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SWHHS makes COVID-19 appeal

Staff Writer
Redwood Falls Gazette
Redwood Falls Gazette

The Southwest Health and Human Services (SWHHS) counties of Lincoln, Lyon, Murray, Pipestone, Redwood and Rock have dangerously high community transmission rates of COVID-19.

Due to that reality, SWHHS remains deeply committed to the health and well-being of its residents, employees and communities.

The SWHHS board urges all community members to take personal responsibility for the health of communities in the region.

The number of individuals infected, severe cases leading to hospitalization and individuals dying from COVID-19 related deaths continues to rise throughout Minnesota.

According to the most recent information provided by SWHHS, there have been 58 COVID-19-related deaths in SWHHS counties.

Higher rates of virus transmission in the community increase the risk for all members of area communities, including residents and staff in healthcare and long-term care facilities.

The rise in the number of cases has a significant impact on hospitals and the healthcare system. It overloads valuable resources like availability of beds, supplies, medications and staff.

The residents and staff in these facilities are at serious risk even as they take great action to limit infections. When community spread is this significant, all workforces are inevitably affected due to exposure or illness.

According to SWHHS, all citizens and employers need to take aggressive action to stop the spread of COVID-19. 

The SWHHS county commissioners unanimously voiced their support of the efforts to stop the spread of COVID-19 and urge communities, schools, businesses and patrons to follow these guidelines:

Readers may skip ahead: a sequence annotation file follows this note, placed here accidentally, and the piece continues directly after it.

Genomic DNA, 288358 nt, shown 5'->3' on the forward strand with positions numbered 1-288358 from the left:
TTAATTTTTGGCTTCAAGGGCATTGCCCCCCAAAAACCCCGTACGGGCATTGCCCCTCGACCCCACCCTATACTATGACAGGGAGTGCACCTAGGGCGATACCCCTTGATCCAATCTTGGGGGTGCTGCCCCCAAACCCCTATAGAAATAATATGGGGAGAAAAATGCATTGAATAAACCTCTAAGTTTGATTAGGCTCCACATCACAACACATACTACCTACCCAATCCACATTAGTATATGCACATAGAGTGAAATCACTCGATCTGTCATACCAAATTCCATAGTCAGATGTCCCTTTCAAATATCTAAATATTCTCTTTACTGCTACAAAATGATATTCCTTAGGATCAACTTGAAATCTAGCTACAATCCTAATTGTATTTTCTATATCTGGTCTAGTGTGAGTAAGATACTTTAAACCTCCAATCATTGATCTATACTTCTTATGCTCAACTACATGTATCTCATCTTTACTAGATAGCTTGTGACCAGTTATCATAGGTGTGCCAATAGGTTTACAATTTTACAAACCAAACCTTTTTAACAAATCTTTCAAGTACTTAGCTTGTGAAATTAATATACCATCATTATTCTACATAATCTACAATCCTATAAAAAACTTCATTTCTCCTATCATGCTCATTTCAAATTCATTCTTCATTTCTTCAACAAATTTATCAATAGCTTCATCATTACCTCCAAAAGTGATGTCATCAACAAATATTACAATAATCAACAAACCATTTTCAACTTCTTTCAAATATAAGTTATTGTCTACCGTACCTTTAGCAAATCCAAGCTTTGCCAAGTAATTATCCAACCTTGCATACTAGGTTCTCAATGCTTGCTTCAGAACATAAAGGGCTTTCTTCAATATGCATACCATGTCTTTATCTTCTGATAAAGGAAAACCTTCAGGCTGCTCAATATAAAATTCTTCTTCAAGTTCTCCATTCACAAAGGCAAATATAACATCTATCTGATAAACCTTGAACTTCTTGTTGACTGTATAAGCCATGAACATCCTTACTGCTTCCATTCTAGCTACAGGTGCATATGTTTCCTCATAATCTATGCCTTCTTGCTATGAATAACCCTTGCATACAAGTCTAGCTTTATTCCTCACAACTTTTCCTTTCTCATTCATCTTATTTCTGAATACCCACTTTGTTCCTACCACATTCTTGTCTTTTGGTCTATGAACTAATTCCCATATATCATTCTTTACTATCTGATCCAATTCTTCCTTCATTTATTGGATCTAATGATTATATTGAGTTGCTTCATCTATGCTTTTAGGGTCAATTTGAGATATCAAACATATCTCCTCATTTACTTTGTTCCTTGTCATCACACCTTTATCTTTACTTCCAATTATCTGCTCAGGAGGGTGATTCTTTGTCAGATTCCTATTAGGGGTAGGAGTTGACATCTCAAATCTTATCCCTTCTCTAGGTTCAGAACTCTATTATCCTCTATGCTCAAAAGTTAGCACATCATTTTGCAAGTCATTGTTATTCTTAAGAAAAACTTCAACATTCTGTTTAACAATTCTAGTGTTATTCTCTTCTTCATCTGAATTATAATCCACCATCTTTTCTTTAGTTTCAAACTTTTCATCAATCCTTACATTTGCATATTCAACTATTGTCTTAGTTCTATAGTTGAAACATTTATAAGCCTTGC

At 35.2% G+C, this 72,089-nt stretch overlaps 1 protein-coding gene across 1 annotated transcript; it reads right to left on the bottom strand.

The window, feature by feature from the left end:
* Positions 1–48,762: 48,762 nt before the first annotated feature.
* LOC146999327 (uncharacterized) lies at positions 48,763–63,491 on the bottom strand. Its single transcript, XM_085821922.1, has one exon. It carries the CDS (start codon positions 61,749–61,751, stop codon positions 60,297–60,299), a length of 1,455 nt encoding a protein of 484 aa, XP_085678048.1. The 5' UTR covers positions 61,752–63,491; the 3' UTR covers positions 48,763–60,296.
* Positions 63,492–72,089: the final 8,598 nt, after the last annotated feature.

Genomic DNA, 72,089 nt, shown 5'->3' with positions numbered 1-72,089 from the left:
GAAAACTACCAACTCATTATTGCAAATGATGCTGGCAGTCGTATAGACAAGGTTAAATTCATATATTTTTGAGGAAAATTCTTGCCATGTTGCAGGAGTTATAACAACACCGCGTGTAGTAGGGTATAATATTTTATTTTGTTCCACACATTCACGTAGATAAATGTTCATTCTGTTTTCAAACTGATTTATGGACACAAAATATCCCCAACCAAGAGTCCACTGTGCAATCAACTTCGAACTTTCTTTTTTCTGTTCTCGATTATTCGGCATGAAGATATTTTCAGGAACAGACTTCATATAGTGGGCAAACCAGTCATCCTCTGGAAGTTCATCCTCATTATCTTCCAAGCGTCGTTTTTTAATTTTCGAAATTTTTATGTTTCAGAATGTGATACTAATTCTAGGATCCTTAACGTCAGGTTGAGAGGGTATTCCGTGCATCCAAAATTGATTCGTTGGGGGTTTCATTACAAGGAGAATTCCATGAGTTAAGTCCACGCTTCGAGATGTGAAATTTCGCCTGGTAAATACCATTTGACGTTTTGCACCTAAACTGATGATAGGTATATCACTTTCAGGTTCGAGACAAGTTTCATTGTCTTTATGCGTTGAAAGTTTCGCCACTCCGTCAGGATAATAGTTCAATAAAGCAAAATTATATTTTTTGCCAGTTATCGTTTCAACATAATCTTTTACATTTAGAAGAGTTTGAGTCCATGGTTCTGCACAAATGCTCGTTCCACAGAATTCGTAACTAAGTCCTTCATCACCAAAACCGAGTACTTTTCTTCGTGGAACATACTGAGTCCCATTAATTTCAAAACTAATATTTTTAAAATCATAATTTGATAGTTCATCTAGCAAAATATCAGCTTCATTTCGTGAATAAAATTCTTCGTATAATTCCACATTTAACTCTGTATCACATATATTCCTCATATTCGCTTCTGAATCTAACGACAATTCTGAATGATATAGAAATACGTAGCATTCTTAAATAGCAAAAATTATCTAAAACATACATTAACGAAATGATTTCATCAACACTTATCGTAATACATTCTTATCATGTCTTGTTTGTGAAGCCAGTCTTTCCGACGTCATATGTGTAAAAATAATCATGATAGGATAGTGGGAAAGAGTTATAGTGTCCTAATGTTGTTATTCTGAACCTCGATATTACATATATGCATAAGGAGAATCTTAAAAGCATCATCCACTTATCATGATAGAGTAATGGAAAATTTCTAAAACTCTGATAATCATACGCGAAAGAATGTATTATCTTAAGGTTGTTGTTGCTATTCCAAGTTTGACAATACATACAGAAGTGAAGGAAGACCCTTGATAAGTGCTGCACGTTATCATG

• Monitor your health daily. If you feel unwell please stay home.

• Get tested if you have symptoms or if you are a close contact. Follow isolation and quarantine guidelines. Identification can help stop the spread.

• Cover your mouth and nose with a mask when around others. Everyone must wear a mask in public settings and when around people who don’t live in your household, especially when other social distancing measures are difficult to maintain.

• Maintain social distance. When out in public, maintain six feet of distance between yourself and others who do not live in your home. Avoid any large gatherings. Stay home as much as possible. If someone in your home is ill, keep at least six feet of distance from them if possible.

• Limit gathering sizes to 10 or less. Do not attend events if you are high risk for complications associated with COVID-19. Remember seemingly uninfected family members and friends may be infected but asymptomatic. Exposure to asymptomatic cases can easily lead to spread.

• Wash your hands.

Until a safe and effective vaccine is approved and available in the area, there are limited tools to stop the spread of COVID-19. Reducing community spread is critical. This can be done by following the guidelines set forth by the Minnesota Department of Health and the Centers for Disease Control.

- Image courtesy of the Internet Public Domain